Convenience is also an important component of business attractiveness, so frequency is key. To develop its business traveller proposition, easyJet has continued to increase frequency on key routes in 1H2012 such as London-Amsterdam, now 13 times daily, London-Milan Malpensa, nine times daily and Paris CDG-Milan Malpensa, nine times daily.
easyJet top 10 international routes by frequency per week: 07-May-2012 to 13-May-2012
EasyJet believes the business traveller will contribute to its margin, but that it must ensure that adding typical business-like product offerings such as lounge access and fast track does not undermine its currently competitive cost base and add complexity to its operations. Corporate accounts are attractive – but corporate travellers are demanding and costly. But the rewards are disproportionate if the strategy succeeds, as implied in the table below.
easyJet target penetration by 2015
The outlook still remains 'cautious'
Like all other airlines in Europe, easyJet was cautious in its outlook. There are fears of a resurgence of the euro-debt crisis, energy prices remain high and governments across Europe are implementing austerity measures, which all put pressure on consumer spending. Despite some positive signs, in terms of business confidence and continuing strength in business travel, there is little to encourage optimism, at least in terms of overall market growth. easyJet’s goal is to increase its market share, however, so a healthy cost base and an attractive business product is a timely combination.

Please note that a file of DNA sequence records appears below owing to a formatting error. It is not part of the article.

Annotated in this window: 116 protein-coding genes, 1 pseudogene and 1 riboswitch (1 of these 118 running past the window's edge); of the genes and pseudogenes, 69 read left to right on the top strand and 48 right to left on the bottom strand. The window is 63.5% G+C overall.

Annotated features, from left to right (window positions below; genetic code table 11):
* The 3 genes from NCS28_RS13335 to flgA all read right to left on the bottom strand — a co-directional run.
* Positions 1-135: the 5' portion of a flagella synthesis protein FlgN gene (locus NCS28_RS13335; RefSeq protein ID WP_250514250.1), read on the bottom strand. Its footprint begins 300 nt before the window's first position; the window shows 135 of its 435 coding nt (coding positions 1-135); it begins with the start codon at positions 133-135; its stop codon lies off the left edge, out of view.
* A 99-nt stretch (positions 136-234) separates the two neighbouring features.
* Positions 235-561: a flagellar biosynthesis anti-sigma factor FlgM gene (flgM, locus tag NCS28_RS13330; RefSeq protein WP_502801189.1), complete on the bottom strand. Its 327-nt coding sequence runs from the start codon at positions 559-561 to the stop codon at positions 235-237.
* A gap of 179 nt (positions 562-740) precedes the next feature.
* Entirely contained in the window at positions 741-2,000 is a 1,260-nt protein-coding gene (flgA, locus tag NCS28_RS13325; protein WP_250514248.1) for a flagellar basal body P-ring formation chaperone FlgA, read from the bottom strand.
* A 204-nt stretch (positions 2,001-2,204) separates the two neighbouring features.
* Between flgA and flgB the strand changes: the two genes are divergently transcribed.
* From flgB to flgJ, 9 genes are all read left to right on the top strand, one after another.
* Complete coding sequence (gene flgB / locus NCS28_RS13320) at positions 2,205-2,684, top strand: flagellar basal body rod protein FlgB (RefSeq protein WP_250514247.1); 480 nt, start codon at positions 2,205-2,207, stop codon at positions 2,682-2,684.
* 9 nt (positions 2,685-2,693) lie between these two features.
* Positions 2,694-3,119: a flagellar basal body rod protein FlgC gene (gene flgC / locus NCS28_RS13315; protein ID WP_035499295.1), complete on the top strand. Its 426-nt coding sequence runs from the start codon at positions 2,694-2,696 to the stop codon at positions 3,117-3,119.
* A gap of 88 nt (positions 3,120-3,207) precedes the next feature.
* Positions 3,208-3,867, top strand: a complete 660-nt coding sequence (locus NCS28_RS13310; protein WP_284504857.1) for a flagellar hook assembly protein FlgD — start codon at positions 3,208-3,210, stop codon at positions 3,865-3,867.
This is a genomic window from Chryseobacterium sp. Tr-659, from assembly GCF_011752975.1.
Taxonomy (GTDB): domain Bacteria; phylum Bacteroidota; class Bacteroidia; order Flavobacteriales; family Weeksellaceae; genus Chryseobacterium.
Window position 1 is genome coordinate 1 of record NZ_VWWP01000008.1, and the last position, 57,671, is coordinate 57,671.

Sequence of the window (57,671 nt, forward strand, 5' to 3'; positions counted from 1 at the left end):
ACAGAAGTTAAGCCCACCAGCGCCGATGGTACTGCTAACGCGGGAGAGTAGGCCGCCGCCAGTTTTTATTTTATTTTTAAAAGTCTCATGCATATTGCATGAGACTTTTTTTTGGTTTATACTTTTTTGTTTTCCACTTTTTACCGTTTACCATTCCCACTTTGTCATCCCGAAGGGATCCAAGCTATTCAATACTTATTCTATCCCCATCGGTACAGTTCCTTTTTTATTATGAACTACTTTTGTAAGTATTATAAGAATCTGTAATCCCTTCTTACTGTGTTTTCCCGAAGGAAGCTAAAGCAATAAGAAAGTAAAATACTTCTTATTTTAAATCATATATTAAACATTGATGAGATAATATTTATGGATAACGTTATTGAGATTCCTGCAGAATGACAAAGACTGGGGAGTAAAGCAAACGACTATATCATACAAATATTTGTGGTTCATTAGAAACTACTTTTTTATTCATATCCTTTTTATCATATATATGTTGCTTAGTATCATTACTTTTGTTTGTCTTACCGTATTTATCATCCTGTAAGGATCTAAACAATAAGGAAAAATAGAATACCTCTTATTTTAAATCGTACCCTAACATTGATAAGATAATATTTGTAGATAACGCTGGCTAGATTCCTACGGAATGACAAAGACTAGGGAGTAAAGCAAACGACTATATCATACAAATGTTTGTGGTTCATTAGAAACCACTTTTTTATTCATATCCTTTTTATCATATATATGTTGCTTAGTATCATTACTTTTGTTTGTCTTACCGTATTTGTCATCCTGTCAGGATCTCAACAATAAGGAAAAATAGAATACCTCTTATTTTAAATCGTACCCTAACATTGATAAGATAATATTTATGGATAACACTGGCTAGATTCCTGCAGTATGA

Says Ms McCall, “The economic environment remains uncertain, and the aviation industry faces headwinds such as the recent increase in UK APD. However, easyJet’s strategy of low fares and our focus on making it easy for our customers, aligned with tight cost management and strictly managed allocation of capital, ensures that easyJet is well positioned to deliver good results for shareholders.”
EasyJet now has 7.6% of the European short-haul market and there is no reason it should not be able to grow this. Ms McCall has brought a new balance at the LCC which previously struggled with pilot unrest, endless disputes with its main shareholder and founder Sir Stelios Haji-Ioannou, and serious punctuality problems. Its operational and financial parameters are now sound, with arrival OTP back at 89% for 1H2012, compared with 73% in the year-ago period.
It is not all good news however. History suggests that the Olympics in July will cause major disruption to business travel to/from London in the short term, but easyJet will be looking to take advantage of rerouted business through its other services to offset this in part at least. And, despite its timely strategy, the carrier will not be immune from the wider economic belt tightening, fluctuations in the cost of fuel, meanwhile needing to fill 2H2012’s planned 7% increase in capacity.